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Dan Male Standing Cote d'Ivoire African Art 58 Inch

Regular Price: $650.00

Special Price: $390.00

Product #: 110850
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Title Dan Male Standing Cote d'Ivoire African Art 58 Inch
Type of Object Carving, Figure, Statue, Sculpture
Country of Origin Liberia or Ivory Coast
People Dan
Materials wood, pigment
Approximate Age 20th Century
Dimensions Height: 58 Inches
Width: 15 Inches
Depth: 11 Inches
Overall Condition Fair. Most of our pieces have spent decades on at least two continents, and have been treasured by several owners.   Small splits, scrapes and cracks are a normal part of their patina attesting to their age and extensive use.  We examine each piece carefully when we receive it and report any damage we find in our listings.  Please look carefully at the pictures which may also reveal condition and damage.
Damage/Repair Cracks, chips and general wear. Also, there appears to be some repairs made to cracks and the finish with a different color stain.


Provenance:  From the collection of Howard Gelb, St. Paul, MN collector of African Art, who was also a businessman, lawyer, and philanthropist. Mr. Gelb died in 2015, at the age of 96.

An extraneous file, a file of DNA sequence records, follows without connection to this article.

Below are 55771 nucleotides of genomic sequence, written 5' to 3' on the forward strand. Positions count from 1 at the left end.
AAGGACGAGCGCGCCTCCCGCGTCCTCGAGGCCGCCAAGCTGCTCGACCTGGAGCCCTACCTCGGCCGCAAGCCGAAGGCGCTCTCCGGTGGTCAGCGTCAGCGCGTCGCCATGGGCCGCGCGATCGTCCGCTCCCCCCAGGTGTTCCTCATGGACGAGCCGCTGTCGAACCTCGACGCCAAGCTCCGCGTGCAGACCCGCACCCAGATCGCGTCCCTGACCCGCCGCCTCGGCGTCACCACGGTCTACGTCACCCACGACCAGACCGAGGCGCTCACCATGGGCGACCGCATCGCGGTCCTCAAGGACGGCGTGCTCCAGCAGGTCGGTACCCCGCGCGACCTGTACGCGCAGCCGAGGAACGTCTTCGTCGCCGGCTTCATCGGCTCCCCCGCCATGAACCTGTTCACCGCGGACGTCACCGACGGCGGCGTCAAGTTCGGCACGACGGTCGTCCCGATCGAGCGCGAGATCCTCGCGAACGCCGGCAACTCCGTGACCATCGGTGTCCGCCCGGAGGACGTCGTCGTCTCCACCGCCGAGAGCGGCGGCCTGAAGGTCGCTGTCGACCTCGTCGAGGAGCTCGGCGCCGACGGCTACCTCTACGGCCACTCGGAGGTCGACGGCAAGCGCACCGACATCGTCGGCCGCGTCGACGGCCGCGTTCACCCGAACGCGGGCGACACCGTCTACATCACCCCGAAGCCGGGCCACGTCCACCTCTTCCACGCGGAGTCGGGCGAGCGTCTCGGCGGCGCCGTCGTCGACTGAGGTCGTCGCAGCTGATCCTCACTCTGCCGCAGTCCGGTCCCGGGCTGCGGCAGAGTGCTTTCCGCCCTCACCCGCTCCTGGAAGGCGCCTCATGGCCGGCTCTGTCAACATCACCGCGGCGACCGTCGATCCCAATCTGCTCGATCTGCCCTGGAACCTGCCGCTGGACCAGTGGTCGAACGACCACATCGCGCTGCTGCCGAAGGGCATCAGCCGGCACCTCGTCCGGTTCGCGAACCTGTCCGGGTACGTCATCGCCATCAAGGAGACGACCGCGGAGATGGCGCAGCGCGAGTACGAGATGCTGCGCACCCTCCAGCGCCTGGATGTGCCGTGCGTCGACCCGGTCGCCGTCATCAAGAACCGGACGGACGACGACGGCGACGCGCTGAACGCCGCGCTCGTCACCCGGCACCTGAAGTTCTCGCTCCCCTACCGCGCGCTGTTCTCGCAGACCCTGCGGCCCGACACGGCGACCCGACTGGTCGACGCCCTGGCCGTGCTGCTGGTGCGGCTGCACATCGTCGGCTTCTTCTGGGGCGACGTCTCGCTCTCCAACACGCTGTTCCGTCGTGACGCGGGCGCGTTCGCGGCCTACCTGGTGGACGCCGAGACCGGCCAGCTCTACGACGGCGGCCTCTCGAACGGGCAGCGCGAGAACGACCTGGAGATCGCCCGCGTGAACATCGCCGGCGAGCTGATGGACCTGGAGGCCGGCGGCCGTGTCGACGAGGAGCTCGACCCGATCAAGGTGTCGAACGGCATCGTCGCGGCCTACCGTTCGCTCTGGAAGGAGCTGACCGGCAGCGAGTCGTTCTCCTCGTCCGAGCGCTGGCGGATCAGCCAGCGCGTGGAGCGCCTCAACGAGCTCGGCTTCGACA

Additional Information:  The Dan numbering about 350,000, live as farmers in small villages and towns in Northwest Liberia and eastern Ivory Coast. Sculpted female figures among the Dan or Yacuba are commissioned by wealthy or socially prominent men to represent their favored wife. Sometimes sculpted with a baby on their back the figures exemplify the ideas of fertility and continuity of the family. These figures are known as ‘lu me’ or wooden person and can be over 60 centimeters in height. They do not portray ancestors but are stylized portraits of real individuals closely representing the hairstyle, body markings, and physiognomy of the wife. These sculptures are superb examples of Dan sculpture and were often the work of well-known artists who worked in secret away from women and children as they carved the lu me figures. In some instances ‘lu me’ sculptures are made public to the village during a ceremony in which the man who commissioned the carving is recognized and gaining social prestige. These figures may also be kept in small houses and only publicly shown on special occasions.


Recommended Reading:


E. Fischer and Hans Himmelheber; The Arts of the Dan in West Africa, (Zurich, 1984)